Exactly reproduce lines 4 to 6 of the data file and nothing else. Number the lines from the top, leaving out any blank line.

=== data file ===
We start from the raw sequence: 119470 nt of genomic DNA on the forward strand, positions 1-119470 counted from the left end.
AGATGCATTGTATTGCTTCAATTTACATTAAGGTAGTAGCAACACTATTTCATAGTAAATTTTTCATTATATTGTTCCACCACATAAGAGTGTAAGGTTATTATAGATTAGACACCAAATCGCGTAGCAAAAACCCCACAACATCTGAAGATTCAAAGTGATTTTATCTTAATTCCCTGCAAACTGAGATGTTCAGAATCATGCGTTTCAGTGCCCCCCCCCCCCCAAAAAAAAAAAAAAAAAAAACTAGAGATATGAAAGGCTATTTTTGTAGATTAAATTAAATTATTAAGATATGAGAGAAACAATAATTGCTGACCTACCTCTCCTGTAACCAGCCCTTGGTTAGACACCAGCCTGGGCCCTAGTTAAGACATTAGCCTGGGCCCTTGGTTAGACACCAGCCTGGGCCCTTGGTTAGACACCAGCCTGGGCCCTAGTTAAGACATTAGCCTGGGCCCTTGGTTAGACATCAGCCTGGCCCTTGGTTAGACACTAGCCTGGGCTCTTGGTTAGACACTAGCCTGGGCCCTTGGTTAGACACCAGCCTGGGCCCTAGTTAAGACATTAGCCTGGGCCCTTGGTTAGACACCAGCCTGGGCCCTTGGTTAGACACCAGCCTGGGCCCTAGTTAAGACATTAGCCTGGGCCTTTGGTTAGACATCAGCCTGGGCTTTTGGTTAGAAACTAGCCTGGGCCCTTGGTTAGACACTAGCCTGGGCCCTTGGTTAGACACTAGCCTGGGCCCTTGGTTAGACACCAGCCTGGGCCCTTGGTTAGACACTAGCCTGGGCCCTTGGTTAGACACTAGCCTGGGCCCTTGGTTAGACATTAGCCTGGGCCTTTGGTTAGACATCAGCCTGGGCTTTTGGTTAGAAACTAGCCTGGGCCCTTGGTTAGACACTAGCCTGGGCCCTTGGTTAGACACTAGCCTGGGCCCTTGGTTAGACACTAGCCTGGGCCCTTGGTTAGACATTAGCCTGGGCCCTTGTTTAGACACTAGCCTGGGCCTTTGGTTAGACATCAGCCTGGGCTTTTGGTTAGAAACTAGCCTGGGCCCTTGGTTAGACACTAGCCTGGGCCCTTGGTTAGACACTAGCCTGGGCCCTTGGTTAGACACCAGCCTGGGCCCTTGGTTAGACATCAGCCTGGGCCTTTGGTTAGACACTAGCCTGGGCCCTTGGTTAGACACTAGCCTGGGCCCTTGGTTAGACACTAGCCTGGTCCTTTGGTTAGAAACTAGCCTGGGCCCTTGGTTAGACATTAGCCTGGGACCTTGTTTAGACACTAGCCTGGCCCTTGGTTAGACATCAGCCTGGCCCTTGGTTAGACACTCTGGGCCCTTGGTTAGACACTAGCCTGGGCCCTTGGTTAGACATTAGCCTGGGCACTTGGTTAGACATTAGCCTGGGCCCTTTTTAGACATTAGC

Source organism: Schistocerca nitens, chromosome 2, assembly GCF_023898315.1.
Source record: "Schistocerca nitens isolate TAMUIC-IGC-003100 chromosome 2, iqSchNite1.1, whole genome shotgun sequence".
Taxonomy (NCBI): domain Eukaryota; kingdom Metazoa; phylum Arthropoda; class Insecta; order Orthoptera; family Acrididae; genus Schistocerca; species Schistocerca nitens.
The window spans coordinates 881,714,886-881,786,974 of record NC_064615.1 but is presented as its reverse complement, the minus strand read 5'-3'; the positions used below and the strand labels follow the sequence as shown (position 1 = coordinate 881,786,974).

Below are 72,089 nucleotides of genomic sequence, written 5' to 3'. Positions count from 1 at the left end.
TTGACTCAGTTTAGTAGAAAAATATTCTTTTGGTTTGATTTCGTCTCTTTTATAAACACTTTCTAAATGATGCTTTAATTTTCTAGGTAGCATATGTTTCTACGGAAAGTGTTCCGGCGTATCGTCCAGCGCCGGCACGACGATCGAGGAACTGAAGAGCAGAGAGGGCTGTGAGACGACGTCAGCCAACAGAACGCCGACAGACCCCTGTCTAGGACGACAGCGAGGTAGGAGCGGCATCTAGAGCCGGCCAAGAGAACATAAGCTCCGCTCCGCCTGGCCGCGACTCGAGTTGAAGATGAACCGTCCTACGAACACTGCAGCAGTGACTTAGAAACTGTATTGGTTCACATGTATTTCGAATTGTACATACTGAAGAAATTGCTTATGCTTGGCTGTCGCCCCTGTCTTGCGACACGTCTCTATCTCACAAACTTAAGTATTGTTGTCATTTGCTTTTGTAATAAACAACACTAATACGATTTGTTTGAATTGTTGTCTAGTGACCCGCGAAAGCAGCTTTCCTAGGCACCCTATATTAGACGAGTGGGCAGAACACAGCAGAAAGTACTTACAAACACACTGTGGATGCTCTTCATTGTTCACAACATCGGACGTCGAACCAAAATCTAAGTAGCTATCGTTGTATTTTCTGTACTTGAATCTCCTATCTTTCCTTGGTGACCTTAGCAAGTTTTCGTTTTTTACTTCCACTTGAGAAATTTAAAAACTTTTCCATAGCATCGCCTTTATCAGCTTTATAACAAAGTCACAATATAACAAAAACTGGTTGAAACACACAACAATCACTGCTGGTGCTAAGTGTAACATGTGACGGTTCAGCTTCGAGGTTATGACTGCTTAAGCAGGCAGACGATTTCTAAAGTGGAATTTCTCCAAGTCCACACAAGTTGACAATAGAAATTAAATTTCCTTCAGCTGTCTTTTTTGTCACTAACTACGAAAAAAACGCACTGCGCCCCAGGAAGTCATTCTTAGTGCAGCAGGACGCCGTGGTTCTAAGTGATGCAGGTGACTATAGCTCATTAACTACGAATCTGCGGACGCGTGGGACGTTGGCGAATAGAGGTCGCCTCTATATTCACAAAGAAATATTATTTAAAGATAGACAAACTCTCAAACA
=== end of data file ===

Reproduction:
Source record: "Schistocerca nitens isolate TAMUIC-IGC-003100 chromosome 2, iqSchNite1.1, whole genome shotgun sequence".
Taxonomy (NCBI): domain Eukaryota; kingdom Metazoa; phylum Arthropoda; class Insecta; order Orthoptera; family Acrididae; genus Schistocerca; species Schistocerca nitens.
The window spans coordinates 881,714,886-881,786,974 of record NC_064615.1 but is presented as its reverse complement, the minus strand read 5'-3'; the positions used below and the strand labels follow the sequence as shown (position 1 = coordinate 881,786,974).